(CNN) -- Robert Zimmerman Jr., the brother of the man who shot and killed 17-year-old Trayvon Martin, apologized for his controversial and offensive tweets.
In one, Zimmerman juxtaposed a photograph of Martin with one of 17-year-old De'Marquise Elkins, one of two teenagers charged with killing a baby in Georgia.
Both Elkins and Martin appear to be flipping off the camera.
"A picture speaks a thousand words. Any questions?" the tweet reads.
In another tweet, Zimmerman writes: "Lib media shld ask if what these2 black teens did 2 a woman&baby is the reason ppl think blacks mightB risky."
Speaking on CNN's Piers Morgan Live on Wednesday night, he apologized for the messages, saying they weren't the "right thing to do."
"I realize those were controversial and offensive and I did publicly apologize for them," he said. "I'm a human being. I'm being upfront about what I did. I made a mistake ... Unfortunately (it) may not have helped George."
5 things to know about the case
His brother, George Zimmerman, has been charged with second-degree murder. Zimmerman acknowledged shooting Martin but said it was in self-defense. Attorneys for Martin's family have accused Zimmerman of racially profiling Martin and shooting him "in cold blood."
Robert Zimmerman Jr. said he was trying to make a larger point in his tweets about the "media and their honesty in portraying the person who encountered my brother February 26, 2012.
"We've been led to believe that it's a junior-high-school-aged person because of the pictures," he said, referring to Martin.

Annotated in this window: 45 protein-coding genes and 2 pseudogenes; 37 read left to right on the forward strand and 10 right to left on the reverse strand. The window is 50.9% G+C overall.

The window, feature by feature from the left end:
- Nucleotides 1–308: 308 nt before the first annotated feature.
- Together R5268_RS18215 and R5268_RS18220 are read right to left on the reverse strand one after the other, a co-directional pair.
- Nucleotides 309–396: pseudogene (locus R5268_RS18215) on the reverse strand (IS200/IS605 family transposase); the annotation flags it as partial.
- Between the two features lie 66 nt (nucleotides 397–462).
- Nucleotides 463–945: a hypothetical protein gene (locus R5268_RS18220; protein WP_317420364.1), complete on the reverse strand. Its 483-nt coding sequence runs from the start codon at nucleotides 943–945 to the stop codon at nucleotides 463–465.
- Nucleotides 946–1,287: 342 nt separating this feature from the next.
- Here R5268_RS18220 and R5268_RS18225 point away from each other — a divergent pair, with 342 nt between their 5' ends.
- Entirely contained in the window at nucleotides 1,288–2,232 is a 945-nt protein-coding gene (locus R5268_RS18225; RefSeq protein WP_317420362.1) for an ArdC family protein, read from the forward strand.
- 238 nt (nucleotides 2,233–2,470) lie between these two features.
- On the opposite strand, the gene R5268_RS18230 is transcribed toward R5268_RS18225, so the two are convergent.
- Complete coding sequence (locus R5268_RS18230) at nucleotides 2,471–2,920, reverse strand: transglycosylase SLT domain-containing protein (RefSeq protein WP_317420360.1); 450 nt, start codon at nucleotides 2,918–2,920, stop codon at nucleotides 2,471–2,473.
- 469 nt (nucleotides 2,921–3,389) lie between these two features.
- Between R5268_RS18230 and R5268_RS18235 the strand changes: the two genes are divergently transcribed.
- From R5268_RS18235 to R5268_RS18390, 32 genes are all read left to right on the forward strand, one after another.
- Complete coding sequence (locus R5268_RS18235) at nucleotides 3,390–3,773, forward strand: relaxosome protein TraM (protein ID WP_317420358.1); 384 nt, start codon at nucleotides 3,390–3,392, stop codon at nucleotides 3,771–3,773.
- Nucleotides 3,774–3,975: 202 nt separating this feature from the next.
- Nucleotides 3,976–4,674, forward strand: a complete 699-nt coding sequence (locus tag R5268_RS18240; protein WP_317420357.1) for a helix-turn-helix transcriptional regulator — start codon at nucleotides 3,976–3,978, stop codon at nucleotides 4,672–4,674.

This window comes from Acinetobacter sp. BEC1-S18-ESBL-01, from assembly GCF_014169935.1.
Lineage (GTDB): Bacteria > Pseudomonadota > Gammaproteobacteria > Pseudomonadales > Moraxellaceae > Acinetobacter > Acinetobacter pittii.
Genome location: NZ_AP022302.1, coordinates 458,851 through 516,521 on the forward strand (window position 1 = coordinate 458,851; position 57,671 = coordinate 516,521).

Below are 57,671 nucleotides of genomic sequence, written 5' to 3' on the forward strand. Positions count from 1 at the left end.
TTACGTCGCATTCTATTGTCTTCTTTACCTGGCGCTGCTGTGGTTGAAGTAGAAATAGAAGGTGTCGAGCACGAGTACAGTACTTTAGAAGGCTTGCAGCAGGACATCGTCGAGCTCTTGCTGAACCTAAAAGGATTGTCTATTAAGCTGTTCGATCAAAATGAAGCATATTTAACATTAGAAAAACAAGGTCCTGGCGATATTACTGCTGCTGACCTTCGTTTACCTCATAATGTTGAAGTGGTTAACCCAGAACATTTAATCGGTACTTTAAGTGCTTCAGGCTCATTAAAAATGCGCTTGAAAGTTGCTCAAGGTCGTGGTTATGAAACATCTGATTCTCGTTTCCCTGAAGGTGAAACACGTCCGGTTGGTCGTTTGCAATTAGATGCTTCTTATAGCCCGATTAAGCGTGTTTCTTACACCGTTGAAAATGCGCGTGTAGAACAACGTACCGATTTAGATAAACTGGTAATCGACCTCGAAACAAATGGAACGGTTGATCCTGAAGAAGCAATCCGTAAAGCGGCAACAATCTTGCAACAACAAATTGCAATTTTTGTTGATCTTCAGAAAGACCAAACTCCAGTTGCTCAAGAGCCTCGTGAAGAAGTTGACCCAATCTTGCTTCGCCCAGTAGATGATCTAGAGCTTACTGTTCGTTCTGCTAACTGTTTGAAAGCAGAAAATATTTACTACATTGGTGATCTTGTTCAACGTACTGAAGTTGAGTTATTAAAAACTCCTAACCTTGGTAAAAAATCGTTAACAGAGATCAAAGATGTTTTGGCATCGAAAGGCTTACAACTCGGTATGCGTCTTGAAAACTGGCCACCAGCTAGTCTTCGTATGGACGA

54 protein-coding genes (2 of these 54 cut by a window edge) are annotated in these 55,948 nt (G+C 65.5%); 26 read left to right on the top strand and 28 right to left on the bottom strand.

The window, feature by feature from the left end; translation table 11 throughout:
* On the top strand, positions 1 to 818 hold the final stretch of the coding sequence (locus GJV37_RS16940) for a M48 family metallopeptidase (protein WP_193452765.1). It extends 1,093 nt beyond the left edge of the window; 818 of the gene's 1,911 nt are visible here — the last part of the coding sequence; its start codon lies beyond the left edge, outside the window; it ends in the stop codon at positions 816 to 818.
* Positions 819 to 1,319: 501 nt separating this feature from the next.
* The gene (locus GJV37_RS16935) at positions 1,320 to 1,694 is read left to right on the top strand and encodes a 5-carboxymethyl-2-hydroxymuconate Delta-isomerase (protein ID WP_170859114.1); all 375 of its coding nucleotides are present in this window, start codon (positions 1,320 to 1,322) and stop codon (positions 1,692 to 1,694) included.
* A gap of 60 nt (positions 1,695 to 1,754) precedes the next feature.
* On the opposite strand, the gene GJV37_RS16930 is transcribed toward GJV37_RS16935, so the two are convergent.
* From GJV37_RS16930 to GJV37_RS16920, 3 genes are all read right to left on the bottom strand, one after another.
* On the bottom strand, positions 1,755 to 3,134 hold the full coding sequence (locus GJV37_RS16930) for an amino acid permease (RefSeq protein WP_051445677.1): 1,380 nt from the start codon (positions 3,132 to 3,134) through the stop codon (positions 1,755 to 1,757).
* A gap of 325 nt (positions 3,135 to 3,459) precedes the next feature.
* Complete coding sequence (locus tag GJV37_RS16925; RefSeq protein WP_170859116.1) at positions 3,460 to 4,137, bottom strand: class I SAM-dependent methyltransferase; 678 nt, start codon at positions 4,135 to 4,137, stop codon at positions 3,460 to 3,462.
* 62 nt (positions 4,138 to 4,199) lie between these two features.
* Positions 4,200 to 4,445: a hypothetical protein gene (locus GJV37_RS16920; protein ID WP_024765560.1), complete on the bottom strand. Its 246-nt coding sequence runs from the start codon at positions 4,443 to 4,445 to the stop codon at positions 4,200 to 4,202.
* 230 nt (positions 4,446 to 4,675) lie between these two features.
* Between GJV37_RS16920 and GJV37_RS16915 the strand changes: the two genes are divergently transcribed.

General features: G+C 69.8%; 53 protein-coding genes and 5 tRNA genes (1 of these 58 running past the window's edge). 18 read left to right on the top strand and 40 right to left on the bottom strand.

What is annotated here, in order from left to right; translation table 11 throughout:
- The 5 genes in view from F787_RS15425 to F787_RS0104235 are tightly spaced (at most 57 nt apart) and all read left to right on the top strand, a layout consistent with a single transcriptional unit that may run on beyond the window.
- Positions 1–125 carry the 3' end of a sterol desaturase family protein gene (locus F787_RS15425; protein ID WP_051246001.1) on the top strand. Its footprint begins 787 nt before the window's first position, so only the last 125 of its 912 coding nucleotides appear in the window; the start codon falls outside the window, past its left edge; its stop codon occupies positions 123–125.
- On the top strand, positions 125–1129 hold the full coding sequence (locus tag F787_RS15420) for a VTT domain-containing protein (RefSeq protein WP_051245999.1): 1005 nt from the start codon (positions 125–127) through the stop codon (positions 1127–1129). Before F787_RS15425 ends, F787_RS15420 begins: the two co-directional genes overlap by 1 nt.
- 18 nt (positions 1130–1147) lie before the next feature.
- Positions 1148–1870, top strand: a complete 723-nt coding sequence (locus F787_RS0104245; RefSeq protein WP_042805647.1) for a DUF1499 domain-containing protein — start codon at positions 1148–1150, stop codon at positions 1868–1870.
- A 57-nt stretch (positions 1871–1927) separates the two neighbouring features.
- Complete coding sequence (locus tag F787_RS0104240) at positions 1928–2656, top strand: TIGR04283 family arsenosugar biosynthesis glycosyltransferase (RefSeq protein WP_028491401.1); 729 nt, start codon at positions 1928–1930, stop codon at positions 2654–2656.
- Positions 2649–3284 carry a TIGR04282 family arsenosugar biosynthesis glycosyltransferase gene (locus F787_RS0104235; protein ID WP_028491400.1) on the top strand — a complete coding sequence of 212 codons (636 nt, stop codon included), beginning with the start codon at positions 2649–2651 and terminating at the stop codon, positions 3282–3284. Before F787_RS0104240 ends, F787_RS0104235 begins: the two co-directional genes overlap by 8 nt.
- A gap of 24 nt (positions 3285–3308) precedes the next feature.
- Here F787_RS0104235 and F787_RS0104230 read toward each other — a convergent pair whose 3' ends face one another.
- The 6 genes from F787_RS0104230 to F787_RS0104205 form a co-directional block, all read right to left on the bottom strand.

"The analogy is these are two people who chose to represent themselves in this way. One was accused of killing a baby, and whatever's in his social media makes the rounds immediately ... However, the other person who almost killed my brother had he disarmed him -- my brother had every indication to believe he would have killed him -- his social media is off limits."
Zimmerman's tweets prompted a response from his brother's defense team.
Attorney Mark O'Mara told CNN's "Starting Point" Thursday morning that Robert Zimmerman doesn't represent his brother or his defense.
"Having said that, I'm not sure where (Robert's) heart was, but I've always said for the past year that we have to have a conversation about race, and the Zimmerman case has brought it to the forefront, particularly the way young black males are treated in the system," O'Mara said. "These type of tweets ... were insensitive to that, and quite honestly are the opposite of what I hope the conversation would be to try and figure out what's wrong with the system and maybe a good way to fix it."
O'Mara said he worries about how Robert Zimmerman's tweets will affect George's case.
"Everything that happens in this case is, if not overblown, hyper-focused upon, so that everything that George says or does is important," O'Mara said "... And certainly when a family member of my client says something that comes across as totally insensitive -- if not much, much worse -- (it) has an effect, and now we have to deal with it."